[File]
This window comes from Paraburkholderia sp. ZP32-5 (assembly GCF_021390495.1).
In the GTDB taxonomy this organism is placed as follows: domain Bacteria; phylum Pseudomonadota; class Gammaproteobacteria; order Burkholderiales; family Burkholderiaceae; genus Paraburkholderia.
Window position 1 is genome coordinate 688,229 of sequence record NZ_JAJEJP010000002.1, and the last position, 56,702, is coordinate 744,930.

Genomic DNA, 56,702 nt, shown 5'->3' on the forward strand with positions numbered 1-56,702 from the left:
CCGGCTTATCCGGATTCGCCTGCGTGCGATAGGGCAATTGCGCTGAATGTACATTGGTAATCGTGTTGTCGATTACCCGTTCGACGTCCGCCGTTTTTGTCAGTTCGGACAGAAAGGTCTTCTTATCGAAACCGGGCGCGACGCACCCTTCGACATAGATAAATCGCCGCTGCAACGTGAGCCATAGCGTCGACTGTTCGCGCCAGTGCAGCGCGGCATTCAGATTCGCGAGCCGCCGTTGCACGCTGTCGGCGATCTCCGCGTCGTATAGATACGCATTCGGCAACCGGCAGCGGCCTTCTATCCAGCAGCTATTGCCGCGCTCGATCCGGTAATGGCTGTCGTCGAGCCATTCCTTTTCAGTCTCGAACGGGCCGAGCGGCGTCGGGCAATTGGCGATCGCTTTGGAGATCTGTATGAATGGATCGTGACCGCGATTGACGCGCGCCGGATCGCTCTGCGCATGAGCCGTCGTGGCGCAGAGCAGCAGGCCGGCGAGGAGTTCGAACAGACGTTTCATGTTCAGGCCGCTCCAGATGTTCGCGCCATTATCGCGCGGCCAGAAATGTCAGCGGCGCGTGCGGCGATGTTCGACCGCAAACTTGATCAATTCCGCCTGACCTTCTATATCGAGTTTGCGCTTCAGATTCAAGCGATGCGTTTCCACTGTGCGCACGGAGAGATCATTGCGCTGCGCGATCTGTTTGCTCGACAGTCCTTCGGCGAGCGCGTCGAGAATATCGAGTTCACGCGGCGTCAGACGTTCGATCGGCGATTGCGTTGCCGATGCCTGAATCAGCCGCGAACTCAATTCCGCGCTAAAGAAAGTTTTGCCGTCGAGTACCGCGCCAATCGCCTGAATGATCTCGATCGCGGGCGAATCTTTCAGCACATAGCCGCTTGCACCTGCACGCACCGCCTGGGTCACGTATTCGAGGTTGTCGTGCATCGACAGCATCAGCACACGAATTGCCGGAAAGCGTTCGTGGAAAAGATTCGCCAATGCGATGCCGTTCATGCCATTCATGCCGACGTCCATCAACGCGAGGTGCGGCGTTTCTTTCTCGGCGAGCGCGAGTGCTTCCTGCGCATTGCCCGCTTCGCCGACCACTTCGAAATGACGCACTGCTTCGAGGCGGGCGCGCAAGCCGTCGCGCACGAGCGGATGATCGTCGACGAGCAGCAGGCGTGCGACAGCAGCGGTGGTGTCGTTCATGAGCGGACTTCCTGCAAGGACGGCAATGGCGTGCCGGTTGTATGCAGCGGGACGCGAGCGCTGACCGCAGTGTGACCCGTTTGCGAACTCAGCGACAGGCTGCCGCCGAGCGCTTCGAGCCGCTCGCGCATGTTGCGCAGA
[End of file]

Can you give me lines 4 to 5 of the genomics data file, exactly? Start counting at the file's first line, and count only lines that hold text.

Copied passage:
Genomic DNA, 56,702 nt, shown 5'->3' on the forward strand with positions numbered 1-56,702 from the left:
CCGGCTTATCCGGATTCGCCTGCGTGCGATAGGGCAATTGCGCTGAATGTACATTGGTAATCGTGTTGTCGATTACCCGTTCGACGTCCGCCGTTTTTGTCAGTTCGGACAGAAAGGTCTTCTTATCGAAACCGGGCGCGACGCACCCTTCGACATAGATAAATCGCCGCTGCAACGTGAGCCATAGCGTCGACTGTTCGCGCCAGTGCAGCGCGGCATTCAGATTCGCGAGCCGCCGTTGCACGCTGTCGGCGATCTCCGCGTCGTATAGATACGCATTCGGCAACCGGCAGCGGCCTTCTATCCAGCAGCTATTGCCGCGCTCGATCCGGTAATGGCTGTCGTCGAGCCATTCCTTTTCAGTCTCGAACGGGCCGAGCGGCGTCGGGCAATTGGCGATCGCTTTGGAGATCTGTATGAATGGATCGTGACCGCGATTGACGCGCGCCGGATCGCTCTGCGCATGAGCCGTCGTGGCGCAGAGCAGCAGGCCGGCGAGGAGTTCGAACAGACGTTTCATGTTCAGGCCGCTCCAGATGTTCGCGCCATTATCGCGCGGCCAGAAATGTCAGCGGCGCGTGCGGCGATGTTCGACCGCAAACTTGATCAATTCCGCCTGACCTTCTATATCGAGTTTGCGCTTCAGATTCAAGCGATGCGTTTCCACTGTGCGCACGGAGAGATCATTGCGCTGCGCGATCTGTTTGCTCGACAGTCCTTCGGCGAGCGCGTCGAGAATATCGAGTTCACGCGGCGTCAGACGTTCGATCGGCGATTGCGTTGCCGATGCCTGAATCAGCCGCGAACTCAATTCCGCGCTAAAGAAAGTTTTGCCGTCGAGTACCGCGCCAATCGCCTGAATGATCTCGATCGCGGGCGAATCTTTCAGCACATAGCCGCTTGCACCTGCACGCACCGCCTGGGTCACGTATTCGAGGTTGTCGTGCATCGACAGCATCAGCACACGAATTGCCGGAAAGCGTTCGTGGAAAAGATTCGCCAATGCGATGCCGTTCATGCCATTCATGCCGACGTCCATCAACGCGAGGTGCGGCGTTTCTTTCTCGGCGAGCGCGAGTGCTTCCTGCGCATTGCCCGCTTCGCCGACCACTTCGAAATGACGCACTGCTTCGAGGCGGGCGCGCAAGCCGTCGCGCACGAGCGGATGATCGTCGACGAGCAGCAGGCGTGCGACAGCAGCGGTGGTGTCGTTCATGAGCGGACTTCCTGCAAGGACGGCAATGGCGTGCCGGTTGTATGCAGCGGGACGCGAGCGCTGACCGCAGTGTGACCCGTTTGCGAACTCAGCGACAGGCTGCCGCCGAGCGCTTCGAGCCGCTCGCGCATGTTGCGCAGA